Monotropism is an atypical thinking strategy suggested to be the central underlying feature of autism. A monotropic thinker focusses their attention on a small number of interests at any time, tending to miss things outside of this attention zone ( like the difference between a panoramic camera lens and a zoom lens). When living or working with autistic people ( and indeed when being one) I believe that this is a common phenomenon that is experienced. The theory of monotropism was devised by Dr Dinah Murray, Wenn Lawson and Mike Lesser published in the journal Autism ( 2005) as “Attention , monotropism and the diagnostic criteria for autism”. Wenn Lawson’s further work on the theory formed the basis of his PhD, Single Attention and Associated Cognition in Autism, and book The Passionate Mind.
A tendency to focus attention very specifically tends to cause people to miss things outside of their attention zone though within it their highly focussed attention can create intense experiences, deep thinking and “flow states”. This hyperfocus makes it harder to redirect attention, including starting and stopping tasks, and is often described as executive function deficit ( not exclusive to autism , also found in ADHD)and may lead to stereotypies and perseverative behaviour where a person’s attention is uncontrollably drawn back to the same thing.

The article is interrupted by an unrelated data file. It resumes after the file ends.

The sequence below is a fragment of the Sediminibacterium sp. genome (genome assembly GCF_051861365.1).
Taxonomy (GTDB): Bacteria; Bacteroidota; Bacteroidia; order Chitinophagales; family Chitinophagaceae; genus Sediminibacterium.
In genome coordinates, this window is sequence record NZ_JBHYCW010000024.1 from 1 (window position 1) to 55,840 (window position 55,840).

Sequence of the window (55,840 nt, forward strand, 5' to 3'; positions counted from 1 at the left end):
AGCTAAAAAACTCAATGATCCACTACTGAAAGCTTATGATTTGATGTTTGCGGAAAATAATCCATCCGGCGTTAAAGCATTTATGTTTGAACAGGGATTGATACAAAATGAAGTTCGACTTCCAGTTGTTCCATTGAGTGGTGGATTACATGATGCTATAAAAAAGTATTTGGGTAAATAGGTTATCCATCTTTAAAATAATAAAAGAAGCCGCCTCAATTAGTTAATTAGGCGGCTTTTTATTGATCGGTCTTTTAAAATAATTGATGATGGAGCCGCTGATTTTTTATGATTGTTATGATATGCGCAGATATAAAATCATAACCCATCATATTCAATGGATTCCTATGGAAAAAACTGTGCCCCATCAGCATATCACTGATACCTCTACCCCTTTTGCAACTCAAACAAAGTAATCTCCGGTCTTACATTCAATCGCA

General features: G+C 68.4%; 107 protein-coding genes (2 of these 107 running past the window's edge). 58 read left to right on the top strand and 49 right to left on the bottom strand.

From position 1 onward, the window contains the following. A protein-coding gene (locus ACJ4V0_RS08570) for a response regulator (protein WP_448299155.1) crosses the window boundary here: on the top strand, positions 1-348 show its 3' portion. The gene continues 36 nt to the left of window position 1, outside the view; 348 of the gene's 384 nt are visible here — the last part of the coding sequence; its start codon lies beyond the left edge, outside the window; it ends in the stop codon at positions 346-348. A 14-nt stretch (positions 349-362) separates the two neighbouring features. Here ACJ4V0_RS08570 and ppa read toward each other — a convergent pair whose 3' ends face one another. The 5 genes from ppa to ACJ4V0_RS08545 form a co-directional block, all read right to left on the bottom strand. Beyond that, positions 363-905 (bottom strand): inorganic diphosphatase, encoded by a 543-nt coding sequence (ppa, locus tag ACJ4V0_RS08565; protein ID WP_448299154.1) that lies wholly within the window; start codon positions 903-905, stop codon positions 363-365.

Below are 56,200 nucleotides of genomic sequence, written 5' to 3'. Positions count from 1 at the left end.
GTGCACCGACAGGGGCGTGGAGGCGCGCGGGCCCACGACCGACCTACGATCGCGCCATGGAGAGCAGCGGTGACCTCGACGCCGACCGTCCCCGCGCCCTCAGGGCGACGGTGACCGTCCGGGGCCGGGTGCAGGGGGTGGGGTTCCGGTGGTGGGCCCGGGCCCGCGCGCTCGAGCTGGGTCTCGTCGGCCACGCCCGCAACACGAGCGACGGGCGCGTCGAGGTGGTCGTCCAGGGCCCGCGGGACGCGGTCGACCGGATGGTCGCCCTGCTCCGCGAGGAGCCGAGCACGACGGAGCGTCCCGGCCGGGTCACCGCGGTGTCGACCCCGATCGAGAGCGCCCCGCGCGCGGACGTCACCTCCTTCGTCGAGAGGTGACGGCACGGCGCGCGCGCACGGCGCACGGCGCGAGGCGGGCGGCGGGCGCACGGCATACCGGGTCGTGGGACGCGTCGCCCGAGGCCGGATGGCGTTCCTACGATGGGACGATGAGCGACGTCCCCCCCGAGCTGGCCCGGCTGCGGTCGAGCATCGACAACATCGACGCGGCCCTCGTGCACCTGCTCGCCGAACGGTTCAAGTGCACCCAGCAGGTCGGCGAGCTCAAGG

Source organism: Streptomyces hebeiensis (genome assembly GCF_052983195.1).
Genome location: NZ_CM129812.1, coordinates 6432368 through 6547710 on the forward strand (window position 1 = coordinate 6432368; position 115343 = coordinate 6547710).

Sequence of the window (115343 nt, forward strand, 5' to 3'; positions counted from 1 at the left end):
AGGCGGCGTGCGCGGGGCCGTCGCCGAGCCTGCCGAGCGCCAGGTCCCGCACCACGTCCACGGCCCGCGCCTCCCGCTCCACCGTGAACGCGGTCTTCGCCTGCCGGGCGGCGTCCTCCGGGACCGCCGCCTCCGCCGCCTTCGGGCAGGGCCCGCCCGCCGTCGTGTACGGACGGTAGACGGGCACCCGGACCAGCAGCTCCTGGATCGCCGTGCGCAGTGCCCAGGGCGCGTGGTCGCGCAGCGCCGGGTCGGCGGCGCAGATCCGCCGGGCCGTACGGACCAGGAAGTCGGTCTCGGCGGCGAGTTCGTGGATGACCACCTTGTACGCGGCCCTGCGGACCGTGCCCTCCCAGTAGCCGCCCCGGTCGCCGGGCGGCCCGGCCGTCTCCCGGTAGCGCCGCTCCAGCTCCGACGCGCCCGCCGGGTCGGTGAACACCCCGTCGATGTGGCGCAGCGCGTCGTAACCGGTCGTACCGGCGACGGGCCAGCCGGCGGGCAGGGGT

The following strategies and approaches are helpful at home or in the workplace and for the individual to further understand themself.
To help autistic individuals in understanding and navigating the world, Murray et al propose that certain steps could be helpful. These include:
- Increase connections with other people through the child’s interests: ‘start where the child is’.
- Allow them to pursue their own interests, and build understanding that way.
- Improve understanding in order to correct false or partial connections.
- Make tasks more attainable by decreasing the number and complexity of them.
- Make tasks and connections more meaningful.[
The focus should not be just on the autistic person’s behaviours, skills or understanding; it is vital – and rewarding – for those around them to put in work to understand their perspectives, too.
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